For one month, researchers from the University of Rochester fed mice the human equivalent of two drinks every day for seven days, or seven drinks two days in a row, in an attempt to simulate regular moderate drinking and weekend binge drinking. At the end of that month, levels of LDL cholesterol—the bad, artery-clogging kind—were 19 percent higher among the “binge drinking” mice compared to a control (read: sober) group of mice. The moderate-drinking mice actually had lower levels of LDL cholesterol than the sober mice.

And what was the effect of all that LDL? Hard-partying mice had 60 percent more artery blockages than mice that didn’t receive any alcohol, while the moderate-drinking mice had 40 percent fewer blockages than the sober mice.

That’s mice, but what about people? Well there’s evidence human beings can also benefit from a little bit of booze. Coronary heart disease dropped more than 50 percent among moderate drinkers compared to non- and heavy drinkers in a recent Virginia Tech study. And all-cause death rates also dropped among light drinkers when compared to the abstainers.

Study author John Cullen, Ph.D., says a normal person would likely see similarly negative effects from heavy alcohol consumption in as little as 6 years of regular weekend boozing. “Drinking this heavily every weekend would lead to a very unhealthy person in his 30s,” Cullen says.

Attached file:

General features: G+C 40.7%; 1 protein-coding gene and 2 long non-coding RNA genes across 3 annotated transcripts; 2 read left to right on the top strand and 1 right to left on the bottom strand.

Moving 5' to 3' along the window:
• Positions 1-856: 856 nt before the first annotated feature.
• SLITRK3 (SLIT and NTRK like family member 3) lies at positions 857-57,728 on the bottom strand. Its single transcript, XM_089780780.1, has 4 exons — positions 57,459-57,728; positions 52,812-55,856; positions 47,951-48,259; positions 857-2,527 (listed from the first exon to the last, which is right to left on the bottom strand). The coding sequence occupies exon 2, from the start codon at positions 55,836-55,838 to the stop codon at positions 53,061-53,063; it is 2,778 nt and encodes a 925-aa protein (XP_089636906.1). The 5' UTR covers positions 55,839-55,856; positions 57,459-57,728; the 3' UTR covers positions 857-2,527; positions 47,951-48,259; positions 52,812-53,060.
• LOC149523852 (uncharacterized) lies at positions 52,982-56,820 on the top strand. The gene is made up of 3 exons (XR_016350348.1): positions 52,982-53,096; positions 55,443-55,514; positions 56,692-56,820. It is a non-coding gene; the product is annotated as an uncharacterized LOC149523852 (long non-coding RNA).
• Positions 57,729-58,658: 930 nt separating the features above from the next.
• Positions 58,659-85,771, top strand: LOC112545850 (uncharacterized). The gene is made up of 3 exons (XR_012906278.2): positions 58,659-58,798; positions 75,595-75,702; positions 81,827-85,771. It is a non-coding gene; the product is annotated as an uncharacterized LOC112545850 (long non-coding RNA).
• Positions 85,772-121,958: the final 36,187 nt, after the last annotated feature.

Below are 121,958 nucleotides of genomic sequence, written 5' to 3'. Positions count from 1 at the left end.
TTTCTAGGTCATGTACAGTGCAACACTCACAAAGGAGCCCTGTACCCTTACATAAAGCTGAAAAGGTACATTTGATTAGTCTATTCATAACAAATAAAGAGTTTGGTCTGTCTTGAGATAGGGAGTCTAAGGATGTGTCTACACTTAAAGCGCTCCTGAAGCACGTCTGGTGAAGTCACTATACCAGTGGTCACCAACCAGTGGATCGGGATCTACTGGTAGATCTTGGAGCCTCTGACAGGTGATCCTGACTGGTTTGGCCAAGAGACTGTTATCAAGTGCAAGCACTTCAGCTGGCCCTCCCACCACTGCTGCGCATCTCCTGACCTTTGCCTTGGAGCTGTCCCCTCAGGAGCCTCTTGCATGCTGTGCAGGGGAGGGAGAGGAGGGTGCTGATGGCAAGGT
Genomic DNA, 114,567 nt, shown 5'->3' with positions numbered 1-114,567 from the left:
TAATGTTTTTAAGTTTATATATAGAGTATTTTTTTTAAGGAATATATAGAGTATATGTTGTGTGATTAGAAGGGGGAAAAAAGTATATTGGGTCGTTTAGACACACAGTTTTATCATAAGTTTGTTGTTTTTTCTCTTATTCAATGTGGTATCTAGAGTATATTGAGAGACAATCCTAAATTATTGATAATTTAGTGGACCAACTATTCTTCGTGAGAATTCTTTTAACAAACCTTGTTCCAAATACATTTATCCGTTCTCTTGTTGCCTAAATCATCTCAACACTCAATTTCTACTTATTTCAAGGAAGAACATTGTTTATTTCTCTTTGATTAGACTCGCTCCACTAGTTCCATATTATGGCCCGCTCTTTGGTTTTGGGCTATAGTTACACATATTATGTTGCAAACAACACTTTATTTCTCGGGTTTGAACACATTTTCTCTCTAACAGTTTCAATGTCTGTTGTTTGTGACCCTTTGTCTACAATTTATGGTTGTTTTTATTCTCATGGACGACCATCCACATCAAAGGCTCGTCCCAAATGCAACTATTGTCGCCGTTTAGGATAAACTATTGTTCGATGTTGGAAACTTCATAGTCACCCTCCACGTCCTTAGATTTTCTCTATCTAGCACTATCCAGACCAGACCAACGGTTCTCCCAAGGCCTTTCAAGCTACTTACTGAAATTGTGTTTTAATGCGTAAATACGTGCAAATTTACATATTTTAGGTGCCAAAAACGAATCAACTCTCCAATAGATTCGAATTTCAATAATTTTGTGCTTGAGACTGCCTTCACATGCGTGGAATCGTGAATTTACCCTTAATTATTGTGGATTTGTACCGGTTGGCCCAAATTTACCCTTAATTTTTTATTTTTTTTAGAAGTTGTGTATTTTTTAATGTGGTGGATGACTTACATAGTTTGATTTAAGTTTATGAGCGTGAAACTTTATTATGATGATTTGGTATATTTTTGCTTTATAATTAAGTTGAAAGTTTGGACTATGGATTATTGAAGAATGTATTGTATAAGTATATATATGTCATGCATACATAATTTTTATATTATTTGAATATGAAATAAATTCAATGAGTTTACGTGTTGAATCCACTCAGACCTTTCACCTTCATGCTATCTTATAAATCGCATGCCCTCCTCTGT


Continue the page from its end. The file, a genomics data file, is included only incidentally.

The root of the problem could be high post-binge levels of acetaldehyde, the same byproduct of alcohol metabolism that causes bad hangovers, Cullen explains. “While people who only have two drinks can usually process out the acetaldehyde, after a night of heavy drinking you’re left with lots of it in your system,” he says.

In a separate study, Cullen found that acetaldehyde makes white blood cells stick to the insides of blood vessels, marking the beginning of artery blockages. So why doesn’t moderate drinking cause the same symptoms to a lesser extent? In small doses, alcohol was shown to actually prevent white blood cells from sticking to your arteries, Cullen says. It’s only when you overload your system with booze that acetaldehyde levels spiral out of your liver’s control.

Drinking plenty of water after a night out—the classic hangover cure—might prevent dehydration, but it won’t reduce the harmful levels of acetaldehyde, Cullen explains. Instead, you’ll need to limit your alcohol intake to four drinks (three drinks for women). Swallow any more, and you cross the line separating a fun night out from a potentially heart-endangering bender, Cullen says.